Things we’re obsessed with: Women changing football
Women’s football is making big moves as people are more interested than ever before. There’s real talent here, so of course there should be buzz around the sport, but it still isn’t getting the same support that men’s is, classic patriarchy. One study found that women’s sports in general receives only 4% of sports media coverage, despite the fact that 40% of all sports participants are female, this is pretty shocking.
The good news is that in response to this imbalance Natalie Portman is leading a new women’s football club in LA where a female majority sit on the board. There’s a whole host of big names on the bill, Eva Longoria, Jennifer Garner and Uzo Aduba, just to name a few. This is a great example of women creating space for other women to achieve goals and change stereotypes. Portman stated that this would give young women in LA female role models to look up to, what a way to give back to a community and help young women.
What we LOVE: Petit Pli’s Growable Clothes
All parents will know the struggle of sourcing clothes for their little ones that just don’t seem to last. As they grow and grow so does the cost of their wardrobe. With this being such a universal problem it’s a surprise that no one has come up with a solution, until now. Petit Pli is a clothing company founded by Ryan Mario Yasin that is grounded in innovation. It emerged when the aeronautically trained founder gifted clothes to his nephew that were already too small. To combat the solution he started to produce clothes that grow, sounds simple enough.
This not only saves the bank but also the planet, if we can reduce the amount of clothes we redundantly toss in the dump the more sustainable childrenswear could become. The brand describes kids as extreme adverts and they couldn’t be more right. To help them the clothes are lightweight and breathable, perfect for any little adventurer.
Something we can’t get enough of: Body Form’s Womb Stories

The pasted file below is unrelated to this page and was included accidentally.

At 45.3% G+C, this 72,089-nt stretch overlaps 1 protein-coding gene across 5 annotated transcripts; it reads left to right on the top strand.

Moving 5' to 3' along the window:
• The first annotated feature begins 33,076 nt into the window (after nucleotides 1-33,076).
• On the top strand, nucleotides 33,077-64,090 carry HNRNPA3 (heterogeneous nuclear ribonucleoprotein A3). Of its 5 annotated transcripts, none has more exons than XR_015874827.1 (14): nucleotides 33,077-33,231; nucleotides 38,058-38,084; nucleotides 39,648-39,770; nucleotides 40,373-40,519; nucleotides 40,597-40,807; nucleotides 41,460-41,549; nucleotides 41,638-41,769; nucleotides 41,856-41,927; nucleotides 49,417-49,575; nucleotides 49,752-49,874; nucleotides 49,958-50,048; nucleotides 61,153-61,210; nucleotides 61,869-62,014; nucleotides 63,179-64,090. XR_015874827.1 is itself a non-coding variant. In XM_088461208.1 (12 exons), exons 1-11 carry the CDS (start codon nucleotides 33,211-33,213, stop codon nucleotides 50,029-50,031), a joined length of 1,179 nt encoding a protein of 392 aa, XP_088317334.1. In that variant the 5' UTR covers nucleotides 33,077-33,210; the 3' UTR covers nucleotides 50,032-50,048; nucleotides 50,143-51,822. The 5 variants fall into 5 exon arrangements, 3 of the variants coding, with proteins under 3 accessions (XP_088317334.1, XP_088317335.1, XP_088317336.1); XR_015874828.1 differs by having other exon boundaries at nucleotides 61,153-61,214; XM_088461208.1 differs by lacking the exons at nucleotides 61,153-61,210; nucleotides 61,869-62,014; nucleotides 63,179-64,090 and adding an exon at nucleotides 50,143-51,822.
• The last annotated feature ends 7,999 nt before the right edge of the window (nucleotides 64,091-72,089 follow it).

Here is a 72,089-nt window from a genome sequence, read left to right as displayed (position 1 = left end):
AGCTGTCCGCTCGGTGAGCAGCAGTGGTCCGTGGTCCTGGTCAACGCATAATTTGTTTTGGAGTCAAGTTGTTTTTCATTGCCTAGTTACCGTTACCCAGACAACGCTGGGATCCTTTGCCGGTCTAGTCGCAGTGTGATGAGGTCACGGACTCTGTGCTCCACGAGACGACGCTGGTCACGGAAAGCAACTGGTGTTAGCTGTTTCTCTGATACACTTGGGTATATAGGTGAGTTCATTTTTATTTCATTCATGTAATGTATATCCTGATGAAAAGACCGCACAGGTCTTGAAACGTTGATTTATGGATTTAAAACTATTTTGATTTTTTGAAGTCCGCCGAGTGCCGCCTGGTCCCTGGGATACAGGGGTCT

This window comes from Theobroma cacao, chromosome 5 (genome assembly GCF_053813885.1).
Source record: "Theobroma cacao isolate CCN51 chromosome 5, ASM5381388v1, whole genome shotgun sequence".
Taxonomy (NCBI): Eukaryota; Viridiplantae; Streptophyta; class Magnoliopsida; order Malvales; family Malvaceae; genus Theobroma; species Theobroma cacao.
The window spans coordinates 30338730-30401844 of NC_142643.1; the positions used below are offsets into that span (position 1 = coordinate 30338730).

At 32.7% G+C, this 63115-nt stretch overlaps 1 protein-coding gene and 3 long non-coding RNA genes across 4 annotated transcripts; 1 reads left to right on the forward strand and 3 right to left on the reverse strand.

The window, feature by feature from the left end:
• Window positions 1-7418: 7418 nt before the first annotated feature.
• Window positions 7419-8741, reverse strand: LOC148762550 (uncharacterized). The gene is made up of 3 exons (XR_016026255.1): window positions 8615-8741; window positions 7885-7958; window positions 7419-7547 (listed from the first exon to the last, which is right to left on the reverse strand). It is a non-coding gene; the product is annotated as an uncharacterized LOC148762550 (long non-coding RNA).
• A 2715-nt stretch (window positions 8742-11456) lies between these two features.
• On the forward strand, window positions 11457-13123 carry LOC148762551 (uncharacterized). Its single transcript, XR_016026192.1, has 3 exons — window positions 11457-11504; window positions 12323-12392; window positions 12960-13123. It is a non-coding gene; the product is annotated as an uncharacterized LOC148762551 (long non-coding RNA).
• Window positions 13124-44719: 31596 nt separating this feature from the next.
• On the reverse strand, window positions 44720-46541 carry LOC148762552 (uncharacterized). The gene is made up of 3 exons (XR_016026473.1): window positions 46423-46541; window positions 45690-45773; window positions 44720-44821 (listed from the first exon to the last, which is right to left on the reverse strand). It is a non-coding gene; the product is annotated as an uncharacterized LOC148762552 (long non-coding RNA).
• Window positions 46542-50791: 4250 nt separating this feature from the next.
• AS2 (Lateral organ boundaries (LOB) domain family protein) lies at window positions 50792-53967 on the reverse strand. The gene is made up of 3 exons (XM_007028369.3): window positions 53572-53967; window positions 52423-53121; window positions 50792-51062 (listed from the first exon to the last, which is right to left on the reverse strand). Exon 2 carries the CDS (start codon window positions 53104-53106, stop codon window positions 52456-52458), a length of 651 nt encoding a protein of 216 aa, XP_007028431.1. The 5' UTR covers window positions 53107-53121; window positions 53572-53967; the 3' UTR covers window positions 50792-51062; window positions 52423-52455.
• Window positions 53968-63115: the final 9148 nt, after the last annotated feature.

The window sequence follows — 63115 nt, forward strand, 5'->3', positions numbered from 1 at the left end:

It’s often easy to forget how much is still taboo, despite living in the 21st century. High on the list of those subjects talked about in hushed tones is women’s bodies, particularly their wombs. While some have the confidence to confide in their friends of the struggles they’ve faced with their bodies, others don’t, enter Womb Stories. Body Form has released a short film/animation unearthing a collection of problems women can face with their womb and it’s bloody beautiful. Covering topics from endometriosis, motherhood or lack of, menopause and miscarriage, it’s all the things we don’t talk about when we talk about periods. Despite covering some challenging topics, the short leaves you with a hopeful feeling that we, as women, are equipped to deal with these challenges because we are strong.
The short is accompanied by a collection of online articles, all real and all important, that discuss the topics covered in the video. On their site Body Form highlights the uniformity of the story we tell young girls about their bodies and their periods, as if we are all going to experience the same things, which we obviously will not. This animation is a great way to help girls and women alike to normalise our bodies and our struggles.
Watch it here: https://www.bodyform.co.uk/our-world/why-our-wombstories-need-to-be-heard/
More Kiss & Tell?
Look out for more Kiss and Tell 💋Just because we can’t get out and about to discover the inner workings of the world, doesn’t mean we’re not staying in touch with all the latest goings on. We’ll keep you posted!